Canvas | Issue 88: People of Prayer
In late November 2019, a team of four Kiwi students led by Global Reach Co-ordinator Kim Shaw (along with Sean Marston of International Nepal Fellowship), travelled to Nepal. Their purpose: to connect with the local IFES movement, to experience life in another culture, and to engage with the Christian mission work taking place. Kim, Amy and Sophie shared their experiences with Bex Allen.
The journey to Nepal had a broad vision, emphasising exposure to cross-cultural mission to inspire the students, shape their world views, and contribute to their spiritual formation, rather than aiming to produce “results” at a local level.
The first part of the trip involved orientation to the cultural and religious background of Nepal with NBCBS, our IFES counterpart in Kathmandu. The team heard local leaders of different faiths discuss their beliefs, helping students understand how their world views differed from Christianity. They also visited sacred places in the area, such as Swayambhunath (the Monkey Temple), Boudhanath Stupa – the largest Buddhist stupa in Nepal, and a Hindu cremation site. These visits brought their learning about religious world views and beliefs to life by seeing people actively engaged in different forms of spiritual and religious practices. Kat, a Malaysian-born Kiwi currently working in Nepal, was a helpful bridging person between the Kiwi and Nepali cultures.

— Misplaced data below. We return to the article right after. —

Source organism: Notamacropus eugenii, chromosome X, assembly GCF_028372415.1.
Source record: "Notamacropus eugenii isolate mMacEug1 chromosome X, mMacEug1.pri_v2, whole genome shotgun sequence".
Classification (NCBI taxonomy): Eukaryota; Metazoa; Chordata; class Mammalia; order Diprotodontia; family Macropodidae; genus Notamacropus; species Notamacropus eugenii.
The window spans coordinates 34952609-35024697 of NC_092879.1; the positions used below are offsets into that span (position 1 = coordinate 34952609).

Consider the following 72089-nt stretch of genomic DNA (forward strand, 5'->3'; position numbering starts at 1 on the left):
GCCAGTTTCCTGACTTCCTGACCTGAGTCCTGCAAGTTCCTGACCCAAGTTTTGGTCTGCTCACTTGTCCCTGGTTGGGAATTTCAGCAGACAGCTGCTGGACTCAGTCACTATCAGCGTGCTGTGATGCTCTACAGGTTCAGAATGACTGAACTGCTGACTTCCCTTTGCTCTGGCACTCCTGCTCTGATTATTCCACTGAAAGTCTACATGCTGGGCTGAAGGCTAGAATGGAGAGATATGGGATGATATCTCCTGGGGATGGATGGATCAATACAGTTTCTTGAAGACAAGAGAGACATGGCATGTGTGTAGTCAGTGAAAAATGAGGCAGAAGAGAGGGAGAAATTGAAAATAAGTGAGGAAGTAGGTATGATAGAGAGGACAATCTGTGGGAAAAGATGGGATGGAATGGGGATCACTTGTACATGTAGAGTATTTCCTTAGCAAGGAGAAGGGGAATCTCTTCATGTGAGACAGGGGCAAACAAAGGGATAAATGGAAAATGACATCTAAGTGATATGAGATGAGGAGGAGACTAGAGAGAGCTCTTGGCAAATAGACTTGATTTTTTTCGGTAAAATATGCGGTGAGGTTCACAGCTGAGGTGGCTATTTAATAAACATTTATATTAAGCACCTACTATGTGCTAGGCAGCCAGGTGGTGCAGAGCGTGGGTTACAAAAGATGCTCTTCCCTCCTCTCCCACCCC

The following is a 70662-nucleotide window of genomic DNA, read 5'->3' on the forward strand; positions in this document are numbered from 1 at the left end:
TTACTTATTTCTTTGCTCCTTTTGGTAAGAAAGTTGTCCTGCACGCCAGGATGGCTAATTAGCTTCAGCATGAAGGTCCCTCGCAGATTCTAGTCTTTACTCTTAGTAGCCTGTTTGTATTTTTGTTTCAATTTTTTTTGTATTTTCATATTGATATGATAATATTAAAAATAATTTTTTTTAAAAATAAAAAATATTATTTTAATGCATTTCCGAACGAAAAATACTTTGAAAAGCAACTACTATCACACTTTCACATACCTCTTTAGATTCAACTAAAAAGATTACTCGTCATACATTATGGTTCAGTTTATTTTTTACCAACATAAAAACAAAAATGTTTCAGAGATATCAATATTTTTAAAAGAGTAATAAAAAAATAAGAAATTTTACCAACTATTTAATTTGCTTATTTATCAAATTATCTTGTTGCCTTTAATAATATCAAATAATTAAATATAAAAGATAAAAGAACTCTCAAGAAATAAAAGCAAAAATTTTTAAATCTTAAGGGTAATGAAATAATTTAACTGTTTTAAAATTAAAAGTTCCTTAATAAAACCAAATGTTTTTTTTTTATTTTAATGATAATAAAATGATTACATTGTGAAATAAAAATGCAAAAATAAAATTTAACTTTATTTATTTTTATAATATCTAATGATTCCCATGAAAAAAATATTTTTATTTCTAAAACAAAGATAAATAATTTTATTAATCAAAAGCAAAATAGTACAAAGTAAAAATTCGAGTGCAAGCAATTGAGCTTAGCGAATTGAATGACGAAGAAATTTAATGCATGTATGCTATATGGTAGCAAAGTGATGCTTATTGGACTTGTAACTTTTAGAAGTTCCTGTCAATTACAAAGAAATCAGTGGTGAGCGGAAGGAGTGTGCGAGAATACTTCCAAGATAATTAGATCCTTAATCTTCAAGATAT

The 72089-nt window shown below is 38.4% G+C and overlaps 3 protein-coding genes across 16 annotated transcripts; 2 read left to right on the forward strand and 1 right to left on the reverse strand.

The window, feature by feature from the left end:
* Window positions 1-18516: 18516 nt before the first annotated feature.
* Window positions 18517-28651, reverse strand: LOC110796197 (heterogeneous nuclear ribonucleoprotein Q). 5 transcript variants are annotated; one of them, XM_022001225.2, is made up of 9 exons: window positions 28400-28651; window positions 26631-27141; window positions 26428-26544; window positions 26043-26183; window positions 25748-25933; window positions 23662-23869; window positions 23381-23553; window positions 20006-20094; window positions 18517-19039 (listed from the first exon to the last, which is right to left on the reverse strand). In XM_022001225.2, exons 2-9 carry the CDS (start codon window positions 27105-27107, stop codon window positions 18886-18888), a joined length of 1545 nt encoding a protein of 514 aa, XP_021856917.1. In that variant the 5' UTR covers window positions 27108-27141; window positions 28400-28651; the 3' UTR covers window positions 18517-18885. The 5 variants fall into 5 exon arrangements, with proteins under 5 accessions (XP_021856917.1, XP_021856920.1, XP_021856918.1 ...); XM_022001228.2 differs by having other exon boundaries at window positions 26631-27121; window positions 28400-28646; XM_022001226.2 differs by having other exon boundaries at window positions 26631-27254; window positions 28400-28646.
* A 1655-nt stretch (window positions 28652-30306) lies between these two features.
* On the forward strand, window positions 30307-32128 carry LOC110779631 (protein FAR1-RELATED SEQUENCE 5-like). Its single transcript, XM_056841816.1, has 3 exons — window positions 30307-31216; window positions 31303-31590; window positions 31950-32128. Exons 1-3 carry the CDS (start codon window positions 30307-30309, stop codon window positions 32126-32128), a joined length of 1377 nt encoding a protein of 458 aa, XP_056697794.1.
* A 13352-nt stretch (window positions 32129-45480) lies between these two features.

Following orientation, the team spent a few days building a connection with the Nepali Christian university students, sharing experiences of faith in their different contexts, and praying together. The team also enjoyed sharing meals with the students and staff, sightseeing, visiting Tribhuvan University – one of the top universities in Kathmandu – and playing various games (including a competitive futsal tournament!). Amy said of this time, “It was a joy to share the commonality of our faith despite the differences in our backgrounds.”
Following their time in Kathmandu, the team travelled by bus on winding roads through rural Nepal to Pokhara in the northwest. Here they observed ministries serving the community. Touring the Green Pastures hospital (run by International Nepal Fellowship), they talked with medical staff and learned about the organic garden and farm financing the hospital. The farm sells vegetables to the local community and employs relatives who come to support the patients. Travelling to Gorkha, they visited a Dalit (“untouchable,” low caste) community who had lost their homes in a landslide during the severe earthquake in 2015. Asal Chhimekee (meaning “good neighbour” in Nepali), a local organisation run by the Pokhara churches, was helping these people obtain materials to rebuild their homes – an authentic and practical example of Christians expressing the love of Christ. Spending time with a Kiwi missionary family in Pokhara and attending a local church service offered a greater understanding of this way of life.
Visiting Nepal had a significant impact on Amy and Sophie. They shared these reflections: